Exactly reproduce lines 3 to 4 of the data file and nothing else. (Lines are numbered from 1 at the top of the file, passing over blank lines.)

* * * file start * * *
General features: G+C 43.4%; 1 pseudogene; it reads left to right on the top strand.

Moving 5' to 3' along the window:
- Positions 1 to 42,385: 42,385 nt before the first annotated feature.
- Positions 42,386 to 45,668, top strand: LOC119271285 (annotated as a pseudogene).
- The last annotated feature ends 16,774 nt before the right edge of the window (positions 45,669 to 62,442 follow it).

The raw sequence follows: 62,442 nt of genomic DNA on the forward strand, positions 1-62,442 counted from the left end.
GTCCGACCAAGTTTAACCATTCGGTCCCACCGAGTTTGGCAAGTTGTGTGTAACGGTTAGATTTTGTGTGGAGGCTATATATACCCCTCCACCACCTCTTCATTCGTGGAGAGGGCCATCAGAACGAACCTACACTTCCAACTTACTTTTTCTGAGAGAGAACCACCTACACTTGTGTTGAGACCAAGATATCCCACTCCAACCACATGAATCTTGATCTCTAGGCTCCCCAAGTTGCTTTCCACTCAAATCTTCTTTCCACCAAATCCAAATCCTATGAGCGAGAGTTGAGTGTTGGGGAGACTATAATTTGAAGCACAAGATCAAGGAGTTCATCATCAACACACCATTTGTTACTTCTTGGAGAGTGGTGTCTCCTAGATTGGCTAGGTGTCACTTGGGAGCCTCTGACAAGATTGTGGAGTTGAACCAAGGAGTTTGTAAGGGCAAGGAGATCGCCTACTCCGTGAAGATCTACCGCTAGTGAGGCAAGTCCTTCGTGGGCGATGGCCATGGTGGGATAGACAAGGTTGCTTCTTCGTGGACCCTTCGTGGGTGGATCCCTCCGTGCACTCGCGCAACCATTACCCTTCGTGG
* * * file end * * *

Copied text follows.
- Positions 1 to 42,385: 42,385 nt before the first annotated feature.
- Positions 42,386 to 45,668, top strand: LOC119271285 (annotated as a pseudogene).